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Port of LA Calls Disruptions “Minimal” as Labor Secretary Enters Talks

Port of Los Angeles
Port of Los Angeles looks for strong volumes in the second half of 2023 (Port of Los Angeles)

Published Jun 13, 2023 4:57 PM by The Maritime Executive

The Port of Los Angeles sought to downplay reports of disruptions in its monthly update saying operations are mostly normal and while experiencing sporadic labor shortages that the impact was “minimal” so far. They also highlighted that the Biden administration has quietly increased its efforts, speaking with both sides of the current contract negotiations, seeking to ensure the talks are moving forward with reports of a possible "cooling-off" period.

Speaking to the media, Gene Seroka, Executive Director of the Port of Los Angeles said, “We have been able to function close to normal since June 1,” while also admitting during the briefing that the port is currently operated at about 70 percent of full capacity. With volumes down due to the economy, Seroka points to the number of vessels on dock, dwell time for containers at the port, and the number of boxes at the terminals “ready to go,” saying that all three indicators remain largely stable. He called much of the rhetoric an expression of “frustration” from both sides that the talks have taken 13 months. 

The port repeated its calls for the urgency to have an agreement in the labor talks to maintain what it sees as a building recovery from the low point in volumes in February 2023. Seroka confirmed the other reports that Acting Labor Secretary Julie Su flew to San Francisco and has met with both the Pacific Maritime Association and the International Longshore Workers Union and remains in the city to collaborate with both sides of the negotiations. Seroka called the labor negotiations “a top priority for the Biden Administration.” Unconfirmed reports in the media are saying that two sides agreed to a cooling-off period proposed by Su while the PMA and ILWU have also overcome some sticking points in the talks.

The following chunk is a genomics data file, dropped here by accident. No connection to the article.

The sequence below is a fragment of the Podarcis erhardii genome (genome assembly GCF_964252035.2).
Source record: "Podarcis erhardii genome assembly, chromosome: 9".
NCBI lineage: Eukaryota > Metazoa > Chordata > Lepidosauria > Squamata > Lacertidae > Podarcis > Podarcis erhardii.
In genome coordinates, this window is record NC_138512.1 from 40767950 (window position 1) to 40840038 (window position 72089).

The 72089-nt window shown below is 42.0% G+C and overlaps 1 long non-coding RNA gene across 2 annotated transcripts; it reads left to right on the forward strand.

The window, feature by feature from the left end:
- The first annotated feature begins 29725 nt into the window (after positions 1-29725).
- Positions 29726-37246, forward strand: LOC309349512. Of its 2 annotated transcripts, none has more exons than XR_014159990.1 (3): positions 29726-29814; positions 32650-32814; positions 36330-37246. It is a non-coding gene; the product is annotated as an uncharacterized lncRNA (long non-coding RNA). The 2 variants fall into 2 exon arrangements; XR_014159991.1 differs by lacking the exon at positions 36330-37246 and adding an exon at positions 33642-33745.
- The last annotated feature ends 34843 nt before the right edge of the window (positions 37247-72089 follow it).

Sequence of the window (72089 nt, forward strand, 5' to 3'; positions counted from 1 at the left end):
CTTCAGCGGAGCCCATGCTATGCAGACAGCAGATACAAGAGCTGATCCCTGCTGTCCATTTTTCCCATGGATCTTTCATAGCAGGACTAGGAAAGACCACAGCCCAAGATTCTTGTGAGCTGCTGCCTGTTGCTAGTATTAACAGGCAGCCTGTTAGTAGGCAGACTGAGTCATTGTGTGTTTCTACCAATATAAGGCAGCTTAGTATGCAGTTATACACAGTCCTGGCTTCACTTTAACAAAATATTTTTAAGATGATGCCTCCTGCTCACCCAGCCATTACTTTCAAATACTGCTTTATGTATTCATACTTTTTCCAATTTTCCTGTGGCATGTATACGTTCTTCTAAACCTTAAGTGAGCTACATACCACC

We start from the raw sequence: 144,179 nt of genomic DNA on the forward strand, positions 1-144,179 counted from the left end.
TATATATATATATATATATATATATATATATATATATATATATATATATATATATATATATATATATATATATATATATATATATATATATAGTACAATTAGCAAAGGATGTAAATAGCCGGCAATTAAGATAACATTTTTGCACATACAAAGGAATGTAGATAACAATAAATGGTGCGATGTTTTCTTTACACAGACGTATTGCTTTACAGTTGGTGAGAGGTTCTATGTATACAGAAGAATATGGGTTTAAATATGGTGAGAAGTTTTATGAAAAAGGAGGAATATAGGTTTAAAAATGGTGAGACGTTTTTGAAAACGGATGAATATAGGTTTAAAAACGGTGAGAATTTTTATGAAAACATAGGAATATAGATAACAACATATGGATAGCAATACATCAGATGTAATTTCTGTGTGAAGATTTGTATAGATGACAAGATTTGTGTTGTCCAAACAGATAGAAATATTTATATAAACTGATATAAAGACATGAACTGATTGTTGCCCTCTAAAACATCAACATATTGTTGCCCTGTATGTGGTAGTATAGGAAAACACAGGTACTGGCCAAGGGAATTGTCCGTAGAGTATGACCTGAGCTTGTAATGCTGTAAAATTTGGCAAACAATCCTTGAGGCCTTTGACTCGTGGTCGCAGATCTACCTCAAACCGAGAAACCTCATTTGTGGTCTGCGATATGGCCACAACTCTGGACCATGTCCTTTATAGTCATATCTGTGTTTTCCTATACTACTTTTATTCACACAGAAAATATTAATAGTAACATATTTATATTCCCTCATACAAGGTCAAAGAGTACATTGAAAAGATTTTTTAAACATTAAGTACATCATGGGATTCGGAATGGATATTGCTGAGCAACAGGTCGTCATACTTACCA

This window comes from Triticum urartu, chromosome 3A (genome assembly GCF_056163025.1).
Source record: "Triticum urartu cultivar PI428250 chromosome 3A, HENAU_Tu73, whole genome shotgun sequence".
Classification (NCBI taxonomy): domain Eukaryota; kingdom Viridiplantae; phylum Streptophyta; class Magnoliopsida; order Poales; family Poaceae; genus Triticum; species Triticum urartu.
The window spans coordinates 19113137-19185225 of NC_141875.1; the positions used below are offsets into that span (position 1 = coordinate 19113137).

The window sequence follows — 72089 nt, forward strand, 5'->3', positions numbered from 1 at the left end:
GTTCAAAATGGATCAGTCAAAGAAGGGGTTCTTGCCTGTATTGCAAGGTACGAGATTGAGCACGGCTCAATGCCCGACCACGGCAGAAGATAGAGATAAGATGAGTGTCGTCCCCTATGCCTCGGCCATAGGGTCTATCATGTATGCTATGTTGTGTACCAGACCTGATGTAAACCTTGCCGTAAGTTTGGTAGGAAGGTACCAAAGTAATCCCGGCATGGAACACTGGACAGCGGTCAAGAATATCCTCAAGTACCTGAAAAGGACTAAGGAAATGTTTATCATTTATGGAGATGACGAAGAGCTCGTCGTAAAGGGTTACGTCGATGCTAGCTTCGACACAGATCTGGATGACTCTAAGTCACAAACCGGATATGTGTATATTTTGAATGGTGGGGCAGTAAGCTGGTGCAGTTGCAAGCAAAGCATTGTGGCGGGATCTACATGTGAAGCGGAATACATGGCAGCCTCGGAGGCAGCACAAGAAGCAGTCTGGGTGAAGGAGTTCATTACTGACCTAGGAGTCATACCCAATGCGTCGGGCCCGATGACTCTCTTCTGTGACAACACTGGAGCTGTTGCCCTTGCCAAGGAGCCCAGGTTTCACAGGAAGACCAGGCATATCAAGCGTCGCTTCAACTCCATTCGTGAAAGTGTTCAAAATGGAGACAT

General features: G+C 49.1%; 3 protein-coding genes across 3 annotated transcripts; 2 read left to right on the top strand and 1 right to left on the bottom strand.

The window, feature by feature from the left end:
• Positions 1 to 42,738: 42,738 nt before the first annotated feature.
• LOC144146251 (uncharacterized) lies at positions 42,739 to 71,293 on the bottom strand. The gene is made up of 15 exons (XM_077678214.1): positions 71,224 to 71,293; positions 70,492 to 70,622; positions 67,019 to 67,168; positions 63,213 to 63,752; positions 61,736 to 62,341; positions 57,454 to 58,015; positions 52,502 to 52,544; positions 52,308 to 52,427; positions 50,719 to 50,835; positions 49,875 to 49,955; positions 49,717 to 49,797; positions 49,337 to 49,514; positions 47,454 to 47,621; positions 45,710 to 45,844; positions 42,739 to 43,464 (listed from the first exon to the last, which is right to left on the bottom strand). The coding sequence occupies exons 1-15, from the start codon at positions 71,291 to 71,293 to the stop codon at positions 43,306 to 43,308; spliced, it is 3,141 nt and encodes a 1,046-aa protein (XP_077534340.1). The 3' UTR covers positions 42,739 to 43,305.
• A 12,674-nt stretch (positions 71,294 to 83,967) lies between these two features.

While port officials are seeking to downplay the disruptions, the Marine Exchange of Southern California issued an update late on Tuesday saying that 11 ships have now delayed their arrival times with agents telling them it is due to labor shortages. The delays are ranging between a few hours to one or two days. 

“Even with improving volume, our terminals are a long way from working at full capacity,” Seroka however admitted during the media briefing. May’s volume was down nearly 20 percent on imports, exports, and empties moved versus a year ago and about six percent below the port’s five-year rolling average. Similarly, for the first five months of 2023, the Port of Los Angeles is 15 percent behind the five-year average. Despite that, they highlighted volumes are up 60 percent since the low in February this year.

“We’re starting to see more vessels headed across the Pacific to Los Angeles, an encouraging sign for the second half of the year,” Seroka highlights. Saying that if the labor contract is finalized and the economy continues to build in the U.S., he expects “a strong back half of the year.”

The Port of Los Angeles is forecasting even with the current uncertainties that June will see between 700,000 and 750,000 TEU which would be down from the 779,140 TEU handled in May.  

Among the positive signs he 58 vessels en route to Los Angeles, up from 47 and 46 one and two months ago, and indications that retailers are beginning to increase inventories. However, the Port of Los Angeles estimates 15 percent of its volume shifted east to other ports in the past year due to labor uncertainties and notes it will take months to attract shippers and carriers to build back volumes to the port.